Courage and risk

My Afghan/American friend Razia Jan has expanded her Afghan school for girls, graduated the first class, kept a few young women from being married off to men my age, and is now forging forward with a community college aimed at bringing Afghan women into the productive economy. You’d think it would be an obvious calculation: more family income, more employ, more taxes, more development and more happiness. But in Afghanistan nothing is simple.

Beth Murphy produced a new documentary about Razia’s school. It took her 6 years. Once you see it you can see why – it takes a tremendous amount of time to  build the kind of trust that is needed to be able to film very intimate scenes inside the homes of some of the students and teachers. The documentary has been airing on public television. I took advantage of Razia being in the area on one of her many successful fundraising sweeps through the US, by contributing to a fundraiser in Concord (MA). A certain level of contribution allowed me to spend some quality time with Razia jan over dinner and get to watch the documentary in a private screening.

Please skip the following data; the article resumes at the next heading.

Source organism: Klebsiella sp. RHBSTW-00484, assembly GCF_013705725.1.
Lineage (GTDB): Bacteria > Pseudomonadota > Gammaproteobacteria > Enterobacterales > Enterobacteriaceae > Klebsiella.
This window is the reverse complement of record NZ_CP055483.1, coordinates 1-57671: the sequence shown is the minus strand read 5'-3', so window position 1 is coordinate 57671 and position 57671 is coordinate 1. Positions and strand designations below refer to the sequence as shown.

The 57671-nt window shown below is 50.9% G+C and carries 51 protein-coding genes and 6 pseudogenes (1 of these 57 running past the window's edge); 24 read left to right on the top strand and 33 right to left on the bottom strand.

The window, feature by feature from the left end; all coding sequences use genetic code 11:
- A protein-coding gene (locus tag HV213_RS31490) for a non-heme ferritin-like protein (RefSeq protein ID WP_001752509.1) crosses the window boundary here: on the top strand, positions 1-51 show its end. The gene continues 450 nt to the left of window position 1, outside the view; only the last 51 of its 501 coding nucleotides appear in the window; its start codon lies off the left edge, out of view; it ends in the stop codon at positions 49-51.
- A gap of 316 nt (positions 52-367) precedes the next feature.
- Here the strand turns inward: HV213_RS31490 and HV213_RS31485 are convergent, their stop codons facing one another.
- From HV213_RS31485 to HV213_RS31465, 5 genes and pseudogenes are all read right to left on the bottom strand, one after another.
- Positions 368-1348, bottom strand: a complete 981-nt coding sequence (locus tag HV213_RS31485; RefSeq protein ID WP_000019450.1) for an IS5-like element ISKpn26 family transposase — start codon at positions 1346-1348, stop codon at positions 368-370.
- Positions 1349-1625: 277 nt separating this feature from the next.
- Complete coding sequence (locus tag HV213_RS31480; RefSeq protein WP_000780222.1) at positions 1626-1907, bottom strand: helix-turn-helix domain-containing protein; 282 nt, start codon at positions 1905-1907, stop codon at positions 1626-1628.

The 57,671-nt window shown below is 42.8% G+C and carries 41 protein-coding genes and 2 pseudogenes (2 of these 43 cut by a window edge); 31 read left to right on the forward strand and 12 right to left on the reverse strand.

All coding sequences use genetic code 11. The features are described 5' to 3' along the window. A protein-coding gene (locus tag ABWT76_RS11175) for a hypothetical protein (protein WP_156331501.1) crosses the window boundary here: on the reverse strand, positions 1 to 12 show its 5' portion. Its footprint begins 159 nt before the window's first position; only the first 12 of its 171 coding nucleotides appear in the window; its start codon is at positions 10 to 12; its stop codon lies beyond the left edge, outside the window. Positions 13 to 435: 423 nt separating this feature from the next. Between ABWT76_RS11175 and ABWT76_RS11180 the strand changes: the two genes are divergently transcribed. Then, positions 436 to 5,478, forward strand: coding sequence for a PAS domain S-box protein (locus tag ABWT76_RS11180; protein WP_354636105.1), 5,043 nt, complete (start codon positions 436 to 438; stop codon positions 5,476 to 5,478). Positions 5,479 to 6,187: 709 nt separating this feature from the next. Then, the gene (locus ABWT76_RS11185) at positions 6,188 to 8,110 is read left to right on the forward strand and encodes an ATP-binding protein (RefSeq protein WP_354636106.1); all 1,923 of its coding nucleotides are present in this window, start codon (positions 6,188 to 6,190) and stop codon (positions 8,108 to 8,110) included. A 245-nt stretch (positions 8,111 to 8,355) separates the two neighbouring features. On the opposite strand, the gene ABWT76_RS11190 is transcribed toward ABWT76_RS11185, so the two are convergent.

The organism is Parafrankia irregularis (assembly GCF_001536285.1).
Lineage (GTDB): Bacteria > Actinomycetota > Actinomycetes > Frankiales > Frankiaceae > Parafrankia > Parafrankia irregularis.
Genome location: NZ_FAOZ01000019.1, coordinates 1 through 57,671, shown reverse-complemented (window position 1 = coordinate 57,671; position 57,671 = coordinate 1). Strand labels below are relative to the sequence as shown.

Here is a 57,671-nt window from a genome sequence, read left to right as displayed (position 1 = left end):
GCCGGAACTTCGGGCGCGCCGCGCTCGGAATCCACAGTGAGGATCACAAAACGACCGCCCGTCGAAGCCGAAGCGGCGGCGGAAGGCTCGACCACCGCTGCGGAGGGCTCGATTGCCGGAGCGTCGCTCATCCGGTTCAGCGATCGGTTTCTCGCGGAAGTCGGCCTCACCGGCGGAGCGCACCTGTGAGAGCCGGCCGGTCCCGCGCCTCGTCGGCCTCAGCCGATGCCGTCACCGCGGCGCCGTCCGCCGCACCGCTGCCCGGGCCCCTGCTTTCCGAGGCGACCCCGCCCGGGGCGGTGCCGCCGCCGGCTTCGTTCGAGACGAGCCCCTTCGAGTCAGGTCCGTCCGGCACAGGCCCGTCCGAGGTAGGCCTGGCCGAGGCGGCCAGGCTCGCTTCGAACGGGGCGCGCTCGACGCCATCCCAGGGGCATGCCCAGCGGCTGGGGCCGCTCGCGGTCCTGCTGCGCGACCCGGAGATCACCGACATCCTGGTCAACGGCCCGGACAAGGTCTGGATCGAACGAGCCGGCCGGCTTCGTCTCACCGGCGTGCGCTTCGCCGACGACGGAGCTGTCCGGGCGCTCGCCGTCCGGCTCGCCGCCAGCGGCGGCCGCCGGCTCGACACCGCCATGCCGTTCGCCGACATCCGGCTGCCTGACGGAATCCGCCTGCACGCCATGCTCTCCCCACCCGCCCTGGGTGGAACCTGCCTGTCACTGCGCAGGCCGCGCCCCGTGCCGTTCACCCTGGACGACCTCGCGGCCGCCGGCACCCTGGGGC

The film gives one perspective: where else does the head teacher have to drink a cup of water from the well every morning to make sure the well is not poisoned? She comments, ‘better just me being poisoned than 400 girls.’ It gives a new meaning to passion and commitment. The constant threats and risks require enormous effort and patience to make sure that the elders in the community play their part in safeguarding the girls and the entire idea of the school.

There is a request for me from my colleagues in Afghanistan to come out and work with midwives. I am of two minds as the news coming out of Afghanistan is not very encouraging. But then again, it never has. I think of Razia jan and her girls, her teachers, and the daily acts of courage they display. They too have a choice. They choose the path less traveled. It is risky, everything in Afghanistan is risky.

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